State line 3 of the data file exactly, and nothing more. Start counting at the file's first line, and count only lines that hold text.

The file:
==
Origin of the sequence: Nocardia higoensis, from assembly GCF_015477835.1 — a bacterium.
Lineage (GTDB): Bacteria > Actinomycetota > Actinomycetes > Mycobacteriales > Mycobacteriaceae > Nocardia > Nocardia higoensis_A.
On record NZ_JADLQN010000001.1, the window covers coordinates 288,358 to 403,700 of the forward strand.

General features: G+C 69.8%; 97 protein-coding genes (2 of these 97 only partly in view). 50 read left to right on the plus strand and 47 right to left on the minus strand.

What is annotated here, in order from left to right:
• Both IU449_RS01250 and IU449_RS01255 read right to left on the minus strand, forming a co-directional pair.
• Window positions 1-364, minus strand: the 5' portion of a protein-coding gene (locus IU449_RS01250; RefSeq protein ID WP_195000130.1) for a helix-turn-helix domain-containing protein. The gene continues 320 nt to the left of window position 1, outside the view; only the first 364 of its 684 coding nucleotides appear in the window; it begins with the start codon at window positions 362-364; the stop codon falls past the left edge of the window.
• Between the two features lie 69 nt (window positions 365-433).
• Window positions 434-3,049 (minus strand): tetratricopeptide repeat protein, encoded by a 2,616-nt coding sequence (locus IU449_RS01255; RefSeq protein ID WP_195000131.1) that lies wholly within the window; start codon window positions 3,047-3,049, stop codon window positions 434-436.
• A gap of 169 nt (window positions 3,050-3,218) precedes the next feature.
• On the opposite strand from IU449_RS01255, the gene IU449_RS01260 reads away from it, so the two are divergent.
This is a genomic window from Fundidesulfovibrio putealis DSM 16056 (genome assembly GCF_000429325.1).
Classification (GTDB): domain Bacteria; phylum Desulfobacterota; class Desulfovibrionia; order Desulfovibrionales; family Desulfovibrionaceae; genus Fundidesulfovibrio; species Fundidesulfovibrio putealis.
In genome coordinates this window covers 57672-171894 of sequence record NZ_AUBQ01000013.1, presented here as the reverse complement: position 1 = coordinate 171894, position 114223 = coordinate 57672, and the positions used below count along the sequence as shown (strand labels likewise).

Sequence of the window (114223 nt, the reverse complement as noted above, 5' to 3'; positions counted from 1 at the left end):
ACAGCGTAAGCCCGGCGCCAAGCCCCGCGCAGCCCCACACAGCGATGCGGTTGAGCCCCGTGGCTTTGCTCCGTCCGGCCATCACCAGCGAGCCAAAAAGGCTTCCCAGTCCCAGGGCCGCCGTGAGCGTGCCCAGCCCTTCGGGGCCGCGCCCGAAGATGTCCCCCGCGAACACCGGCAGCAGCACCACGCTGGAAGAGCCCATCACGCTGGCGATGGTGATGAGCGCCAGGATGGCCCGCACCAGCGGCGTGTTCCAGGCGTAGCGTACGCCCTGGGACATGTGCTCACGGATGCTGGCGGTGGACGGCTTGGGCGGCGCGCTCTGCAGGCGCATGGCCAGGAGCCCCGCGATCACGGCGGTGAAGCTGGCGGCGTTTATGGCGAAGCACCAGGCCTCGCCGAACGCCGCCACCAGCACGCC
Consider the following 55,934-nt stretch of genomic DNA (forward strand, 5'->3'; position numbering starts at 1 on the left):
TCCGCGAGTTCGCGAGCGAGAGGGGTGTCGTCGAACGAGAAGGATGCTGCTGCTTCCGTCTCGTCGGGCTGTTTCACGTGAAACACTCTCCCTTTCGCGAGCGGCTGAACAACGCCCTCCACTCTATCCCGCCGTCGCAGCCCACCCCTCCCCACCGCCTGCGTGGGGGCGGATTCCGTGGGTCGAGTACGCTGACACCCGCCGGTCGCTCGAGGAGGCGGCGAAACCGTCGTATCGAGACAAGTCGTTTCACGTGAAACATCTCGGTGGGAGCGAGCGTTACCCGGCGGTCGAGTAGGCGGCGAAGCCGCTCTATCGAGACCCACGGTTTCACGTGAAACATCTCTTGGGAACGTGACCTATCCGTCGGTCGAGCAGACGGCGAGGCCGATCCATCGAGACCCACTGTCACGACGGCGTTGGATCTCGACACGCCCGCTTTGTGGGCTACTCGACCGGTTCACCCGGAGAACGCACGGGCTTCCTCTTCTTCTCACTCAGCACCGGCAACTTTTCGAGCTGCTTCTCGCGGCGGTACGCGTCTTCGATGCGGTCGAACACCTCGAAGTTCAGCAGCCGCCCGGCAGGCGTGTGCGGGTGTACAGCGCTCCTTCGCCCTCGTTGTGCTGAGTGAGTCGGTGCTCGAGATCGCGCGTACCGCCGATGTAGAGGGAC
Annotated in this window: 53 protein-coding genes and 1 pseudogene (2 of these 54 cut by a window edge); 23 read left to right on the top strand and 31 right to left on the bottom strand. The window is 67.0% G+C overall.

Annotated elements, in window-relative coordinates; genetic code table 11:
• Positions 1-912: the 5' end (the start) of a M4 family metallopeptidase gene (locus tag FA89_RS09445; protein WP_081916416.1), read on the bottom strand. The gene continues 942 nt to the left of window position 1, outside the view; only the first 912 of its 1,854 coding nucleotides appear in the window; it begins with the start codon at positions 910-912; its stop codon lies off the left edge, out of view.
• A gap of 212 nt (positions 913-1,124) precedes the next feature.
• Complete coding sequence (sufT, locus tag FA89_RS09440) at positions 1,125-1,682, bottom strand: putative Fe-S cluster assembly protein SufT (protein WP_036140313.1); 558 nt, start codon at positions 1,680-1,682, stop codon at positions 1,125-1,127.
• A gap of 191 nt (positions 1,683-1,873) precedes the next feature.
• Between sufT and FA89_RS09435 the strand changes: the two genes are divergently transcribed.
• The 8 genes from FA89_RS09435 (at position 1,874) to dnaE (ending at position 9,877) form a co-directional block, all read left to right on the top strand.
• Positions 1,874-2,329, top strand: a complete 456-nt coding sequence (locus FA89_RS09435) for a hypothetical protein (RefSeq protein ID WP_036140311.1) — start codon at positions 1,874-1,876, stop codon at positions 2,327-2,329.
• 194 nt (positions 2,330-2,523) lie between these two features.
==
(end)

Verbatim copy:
On record NZ_JADLQN010000001.1, the window covers coordinates 288,358 to 403,700 of the forward strand.